For the first time in its history, the Bollinger Everyman Wodehouse Prize for Comic Fiction, which has been awarded annually since 2000 to a novel "deemed to best capture the comic spirit of the late P.G. Wodehouse," will not name a winner. The Guardian reported that the prize judges had "not found a book they felt worthy 'to join the heady comedic ranks of P.G. Wodehouse' or of previous winners such as Marina Lewycka or Alexander McCall Smith."
"My fellow judges and I have decided to withhold the prize this year to maintain the extremely high standards of comic fiction that the... prize represents," according to judge David Campbell, publisher of Everyman's Library. "Despite the submitted books producing many a wry smile amongst the panel during the judging process, we did not feel than any of the books we read this year incited the level of unanimous laughter we have come to expect. We look forward to awarding a larger rollover prize next year to a hilariously funny book."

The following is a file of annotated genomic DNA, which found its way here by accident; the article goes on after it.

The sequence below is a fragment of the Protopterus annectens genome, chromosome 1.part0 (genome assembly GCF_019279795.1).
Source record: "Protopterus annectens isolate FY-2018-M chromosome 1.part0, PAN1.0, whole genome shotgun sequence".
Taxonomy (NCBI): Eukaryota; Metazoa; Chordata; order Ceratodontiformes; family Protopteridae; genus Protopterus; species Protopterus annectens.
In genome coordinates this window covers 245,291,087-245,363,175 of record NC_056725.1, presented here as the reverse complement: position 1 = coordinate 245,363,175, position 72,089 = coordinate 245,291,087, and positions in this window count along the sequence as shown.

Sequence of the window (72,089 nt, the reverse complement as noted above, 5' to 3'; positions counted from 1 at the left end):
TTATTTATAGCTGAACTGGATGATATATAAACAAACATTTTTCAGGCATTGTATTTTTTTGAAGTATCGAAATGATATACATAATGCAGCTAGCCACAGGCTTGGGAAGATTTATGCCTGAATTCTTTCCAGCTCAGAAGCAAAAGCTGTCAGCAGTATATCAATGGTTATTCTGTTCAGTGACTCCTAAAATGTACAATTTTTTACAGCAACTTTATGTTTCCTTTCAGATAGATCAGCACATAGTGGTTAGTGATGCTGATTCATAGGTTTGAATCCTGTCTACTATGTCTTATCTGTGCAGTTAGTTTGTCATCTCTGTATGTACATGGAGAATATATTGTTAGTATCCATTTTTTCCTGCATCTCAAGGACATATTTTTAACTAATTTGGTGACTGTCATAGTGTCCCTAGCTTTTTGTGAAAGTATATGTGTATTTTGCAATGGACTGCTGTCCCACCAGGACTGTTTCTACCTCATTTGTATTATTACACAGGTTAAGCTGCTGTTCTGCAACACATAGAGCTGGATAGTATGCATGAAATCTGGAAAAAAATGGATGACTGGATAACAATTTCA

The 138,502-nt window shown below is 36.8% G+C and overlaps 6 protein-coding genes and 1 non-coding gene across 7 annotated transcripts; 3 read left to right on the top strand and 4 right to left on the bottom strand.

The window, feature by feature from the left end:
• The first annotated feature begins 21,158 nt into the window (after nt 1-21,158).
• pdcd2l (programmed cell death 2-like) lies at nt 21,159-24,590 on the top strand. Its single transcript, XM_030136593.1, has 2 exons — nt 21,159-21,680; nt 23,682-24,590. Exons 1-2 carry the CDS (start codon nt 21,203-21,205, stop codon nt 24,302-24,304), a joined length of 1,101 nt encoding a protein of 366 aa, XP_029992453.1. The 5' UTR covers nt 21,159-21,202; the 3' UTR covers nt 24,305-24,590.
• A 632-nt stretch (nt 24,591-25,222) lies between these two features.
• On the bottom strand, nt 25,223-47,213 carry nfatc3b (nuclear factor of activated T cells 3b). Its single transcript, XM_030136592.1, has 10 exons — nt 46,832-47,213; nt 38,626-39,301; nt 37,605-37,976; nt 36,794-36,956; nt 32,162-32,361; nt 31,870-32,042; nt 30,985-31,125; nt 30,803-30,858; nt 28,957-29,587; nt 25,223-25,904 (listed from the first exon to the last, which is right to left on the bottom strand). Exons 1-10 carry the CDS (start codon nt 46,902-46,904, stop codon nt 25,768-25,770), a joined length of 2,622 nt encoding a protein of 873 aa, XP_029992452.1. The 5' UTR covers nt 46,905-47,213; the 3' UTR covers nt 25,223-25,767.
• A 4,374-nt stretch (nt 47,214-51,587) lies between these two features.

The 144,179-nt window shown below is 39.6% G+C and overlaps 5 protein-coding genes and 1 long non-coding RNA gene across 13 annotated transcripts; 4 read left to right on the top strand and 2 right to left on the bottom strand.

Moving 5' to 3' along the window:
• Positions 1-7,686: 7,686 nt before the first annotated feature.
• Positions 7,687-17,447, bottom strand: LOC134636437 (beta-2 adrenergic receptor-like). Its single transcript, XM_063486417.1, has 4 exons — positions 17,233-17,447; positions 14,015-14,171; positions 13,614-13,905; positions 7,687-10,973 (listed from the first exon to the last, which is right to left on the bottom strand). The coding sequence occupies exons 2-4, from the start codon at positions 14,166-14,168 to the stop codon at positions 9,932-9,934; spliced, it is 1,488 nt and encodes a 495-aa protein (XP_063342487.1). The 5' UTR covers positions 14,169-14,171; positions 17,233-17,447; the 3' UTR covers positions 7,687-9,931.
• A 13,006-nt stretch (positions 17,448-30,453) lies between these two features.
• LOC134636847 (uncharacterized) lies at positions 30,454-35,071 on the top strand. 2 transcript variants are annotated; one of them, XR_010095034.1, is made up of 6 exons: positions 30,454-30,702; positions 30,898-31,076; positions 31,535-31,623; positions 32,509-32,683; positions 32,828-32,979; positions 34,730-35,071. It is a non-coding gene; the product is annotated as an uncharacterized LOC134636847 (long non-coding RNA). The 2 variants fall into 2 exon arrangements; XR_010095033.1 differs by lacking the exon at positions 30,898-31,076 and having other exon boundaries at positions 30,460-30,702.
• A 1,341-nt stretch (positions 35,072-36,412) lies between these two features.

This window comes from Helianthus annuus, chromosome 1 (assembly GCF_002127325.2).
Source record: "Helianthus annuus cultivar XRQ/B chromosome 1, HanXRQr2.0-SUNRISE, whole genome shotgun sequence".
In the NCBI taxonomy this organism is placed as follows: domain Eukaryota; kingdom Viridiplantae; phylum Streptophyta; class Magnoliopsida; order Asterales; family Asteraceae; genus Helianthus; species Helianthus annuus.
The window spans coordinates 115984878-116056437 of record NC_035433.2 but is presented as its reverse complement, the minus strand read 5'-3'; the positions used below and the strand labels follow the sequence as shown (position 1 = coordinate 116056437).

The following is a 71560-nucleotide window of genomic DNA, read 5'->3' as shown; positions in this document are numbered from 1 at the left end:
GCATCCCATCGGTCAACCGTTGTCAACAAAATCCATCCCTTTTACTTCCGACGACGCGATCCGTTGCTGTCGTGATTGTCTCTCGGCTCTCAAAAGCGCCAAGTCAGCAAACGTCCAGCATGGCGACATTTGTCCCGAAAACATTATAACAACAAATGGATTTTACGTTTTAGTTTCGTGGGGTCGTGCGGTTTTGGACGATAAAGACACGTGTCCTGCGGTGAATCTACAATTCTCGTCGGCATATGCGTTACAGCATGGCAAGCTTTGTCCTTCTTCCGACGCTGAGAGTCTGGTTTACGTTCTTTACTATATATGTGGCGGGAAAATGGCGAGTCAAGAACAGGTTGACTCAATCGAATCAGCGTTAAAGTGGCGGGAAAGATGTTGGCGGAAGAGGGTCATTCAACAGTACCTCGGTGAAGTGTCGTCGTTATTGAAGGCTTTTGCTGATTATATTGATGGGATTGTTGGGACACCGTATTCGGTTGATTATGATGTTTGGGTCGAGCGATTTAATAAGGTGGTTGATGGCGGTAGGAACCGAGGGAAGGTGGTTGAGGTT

The winner usually receives a case of champagne and a rare breed pig named after the winning novel at the annual Hay literary festival. "Next year's bumper prize will include a methuselah of bubbly and a particularly large pig," the Guardian wrote.
Campbell conceded that writing a genuinely funny novel is a difficult task: "Wodehouse is so incredibly great, he really does make you laugh out loud. But that's not an easy thing to do at all. There were lots of very good novels, but nothing outstandingly funny.... There were a lot of witty submissions, bloody good novels, but they weren't comic novels. The alchemy was not there."